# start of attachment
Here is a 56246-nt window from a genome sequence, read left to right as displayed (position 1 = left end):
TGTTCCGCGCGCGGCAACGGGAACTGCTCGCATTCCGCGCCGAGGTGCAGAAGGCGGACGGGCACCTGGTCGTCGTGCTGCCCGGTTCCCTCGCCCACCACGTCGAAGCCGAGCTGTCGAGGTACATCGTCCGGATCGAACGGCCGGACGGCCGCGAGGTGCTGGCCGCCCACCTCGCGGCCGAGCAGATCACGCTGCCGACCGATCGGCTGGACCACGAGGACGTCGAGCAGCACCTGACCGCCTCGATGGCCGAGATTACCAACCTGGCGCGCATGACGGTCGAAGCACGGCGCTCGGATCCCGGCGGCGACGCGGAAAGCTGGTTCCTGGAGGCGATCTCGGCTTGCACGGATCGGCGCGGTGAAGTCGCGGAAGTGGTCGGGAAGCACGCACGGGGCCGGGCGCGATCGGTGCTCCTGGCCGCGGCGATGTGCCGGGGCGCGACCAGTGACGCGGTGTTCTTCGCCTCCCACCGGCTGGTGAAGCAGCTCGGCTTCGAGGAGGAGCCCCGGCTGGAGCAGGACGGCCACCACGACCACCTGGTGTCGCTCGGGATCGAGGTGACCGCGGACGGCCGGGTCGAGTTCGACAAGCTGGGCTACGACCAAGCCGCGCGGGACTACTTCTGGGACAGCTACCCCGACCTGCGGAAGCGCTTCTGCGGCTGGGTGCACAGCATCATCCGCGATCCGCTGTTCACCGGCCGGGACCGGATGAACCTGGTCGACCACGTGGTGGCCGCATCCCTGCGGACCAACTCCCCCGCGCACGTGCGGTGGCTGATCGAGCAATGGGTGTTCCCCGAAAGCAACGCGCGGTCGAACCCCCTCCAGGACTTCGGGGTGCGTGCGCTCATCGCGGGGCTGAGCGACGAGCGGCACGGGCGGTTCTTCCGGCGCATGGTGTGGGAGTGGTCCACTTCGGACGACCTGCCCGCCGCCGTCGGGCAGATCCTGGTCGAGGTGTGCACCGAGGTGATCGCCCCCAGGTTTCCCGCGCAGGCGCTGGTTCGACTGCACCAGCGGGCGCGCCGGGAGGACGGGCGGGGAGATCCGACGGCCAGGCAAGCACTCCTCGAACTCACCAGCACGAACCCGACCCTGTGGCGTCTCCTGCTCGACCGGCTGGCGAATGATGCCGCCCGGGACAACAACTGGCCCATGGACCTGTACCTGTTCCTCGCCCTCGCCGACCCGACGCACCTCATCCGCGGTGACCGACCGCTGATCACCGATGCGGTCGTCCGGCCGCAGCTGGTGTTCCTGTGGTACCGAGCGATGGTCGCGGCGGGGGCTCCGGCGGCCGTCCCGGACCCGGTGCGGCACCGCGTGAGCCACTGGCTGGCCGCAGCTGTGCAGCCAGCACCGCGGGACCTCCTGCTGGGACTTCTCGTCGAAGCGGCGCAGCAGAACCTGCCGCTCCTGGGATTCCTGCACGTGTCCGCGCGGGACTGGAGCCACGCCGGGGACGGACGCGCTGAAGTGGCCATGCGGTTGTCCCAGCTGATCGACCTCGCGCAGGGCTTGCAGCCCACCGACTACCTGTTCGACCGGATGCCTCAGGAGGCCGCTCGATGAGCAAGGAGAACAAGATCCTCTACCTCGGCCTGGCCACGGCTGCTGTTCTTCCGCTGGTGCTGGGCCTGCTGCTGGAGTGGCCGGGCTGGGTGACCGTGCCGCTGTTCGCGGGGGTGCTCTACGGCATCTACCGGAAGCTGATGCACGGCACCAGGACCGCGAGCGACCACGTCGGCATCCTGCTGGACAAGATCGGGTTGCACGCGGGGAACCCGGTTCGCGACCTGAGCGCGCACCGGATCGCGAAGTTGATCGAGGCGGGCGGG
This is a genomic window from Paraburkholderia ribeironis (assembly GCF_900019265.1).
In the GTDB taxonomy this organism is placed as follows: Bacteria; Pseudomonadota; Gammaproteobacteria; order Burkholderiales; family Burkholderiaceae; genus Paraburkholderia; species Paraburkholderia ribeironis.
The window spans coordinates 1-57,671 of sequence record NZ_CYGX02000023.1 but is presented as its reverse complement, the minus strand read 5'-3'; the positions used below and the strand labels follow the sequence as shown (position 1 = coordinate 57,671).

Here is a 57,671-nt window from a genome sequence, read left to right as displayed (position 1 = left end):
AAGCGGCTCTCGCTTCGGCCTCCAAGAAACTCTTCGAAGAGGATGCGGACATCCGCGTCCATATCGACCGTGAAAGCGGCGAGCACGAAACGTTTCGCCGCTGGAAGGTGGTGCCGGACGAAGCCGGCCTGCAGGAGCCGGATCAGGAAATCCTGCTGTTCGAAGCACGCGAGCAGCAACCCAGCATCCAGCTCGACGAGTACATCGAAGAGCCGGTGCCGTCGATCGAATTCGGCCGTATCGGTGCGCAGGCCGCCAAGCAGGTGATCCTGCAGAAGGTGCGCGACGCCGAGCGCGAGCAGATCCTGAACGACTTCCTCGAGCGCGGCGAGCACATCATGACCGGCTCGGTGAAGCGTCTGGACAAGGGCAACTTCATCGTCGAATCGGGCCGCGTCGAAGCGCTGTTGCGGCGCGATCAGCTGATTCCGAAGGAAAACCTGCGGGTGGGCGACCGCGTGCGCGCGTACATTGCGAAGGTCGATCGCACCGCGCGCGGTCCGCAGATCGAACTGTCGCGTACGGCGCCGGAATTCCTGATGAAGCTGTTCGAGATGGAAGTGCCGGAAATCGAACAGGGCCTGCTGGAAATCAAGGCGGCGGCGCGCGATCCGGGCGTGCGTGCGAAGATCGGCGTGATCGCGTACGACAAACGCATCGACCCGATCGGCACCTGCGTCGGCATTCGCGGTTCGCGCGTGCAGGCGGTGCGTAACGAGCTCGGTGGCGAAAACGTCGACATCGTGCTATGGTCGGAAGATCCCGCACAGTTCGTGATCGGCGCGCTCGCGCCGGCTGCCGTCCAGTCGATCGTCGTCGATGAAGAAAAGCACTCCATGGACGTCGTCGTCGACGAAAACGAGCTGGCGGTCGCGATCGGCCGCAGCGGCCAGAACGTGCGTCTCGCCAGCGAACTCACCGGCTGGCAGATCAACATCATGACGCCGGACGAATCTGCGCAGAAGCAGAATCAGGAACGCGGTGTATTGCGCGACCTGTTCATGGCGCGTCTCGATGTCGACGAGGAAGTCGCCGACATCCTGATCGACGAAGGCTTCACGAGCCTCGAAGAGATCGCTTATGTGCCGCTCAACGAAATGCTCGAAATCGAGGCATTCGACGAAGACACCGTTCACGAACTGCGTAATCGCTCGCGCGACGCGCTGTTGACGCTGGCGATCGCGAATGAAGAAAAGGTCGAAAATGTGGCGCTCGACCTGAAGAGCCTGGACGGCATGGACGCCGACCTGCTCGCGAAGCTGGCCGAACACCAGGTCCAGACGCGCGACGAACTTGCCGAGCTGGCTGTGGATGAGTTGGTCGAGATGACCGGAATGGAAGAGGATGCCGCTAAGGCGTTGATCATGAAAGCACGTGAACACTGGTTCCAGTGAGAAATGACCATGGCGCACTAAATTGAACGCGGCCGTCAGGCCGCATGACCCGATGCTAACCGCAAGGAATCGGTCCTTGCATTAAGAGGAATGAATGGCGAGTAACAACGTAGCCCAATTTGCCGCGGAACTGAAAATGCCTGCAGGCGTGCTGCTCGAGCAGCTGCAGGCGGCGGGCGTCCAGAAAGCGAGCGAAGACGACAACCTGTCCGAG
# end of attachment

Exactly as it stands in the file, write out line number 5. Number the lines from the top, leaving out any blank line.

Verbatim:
The window spans coordinates 1-57,671 of sequence record NZ_CYGX02000023.1 but is presented as its reverse complement, the minus strand read 5'-3'; the positions used below and the strand labels follow the sequence as shown (position 1 = coordinate 57,671).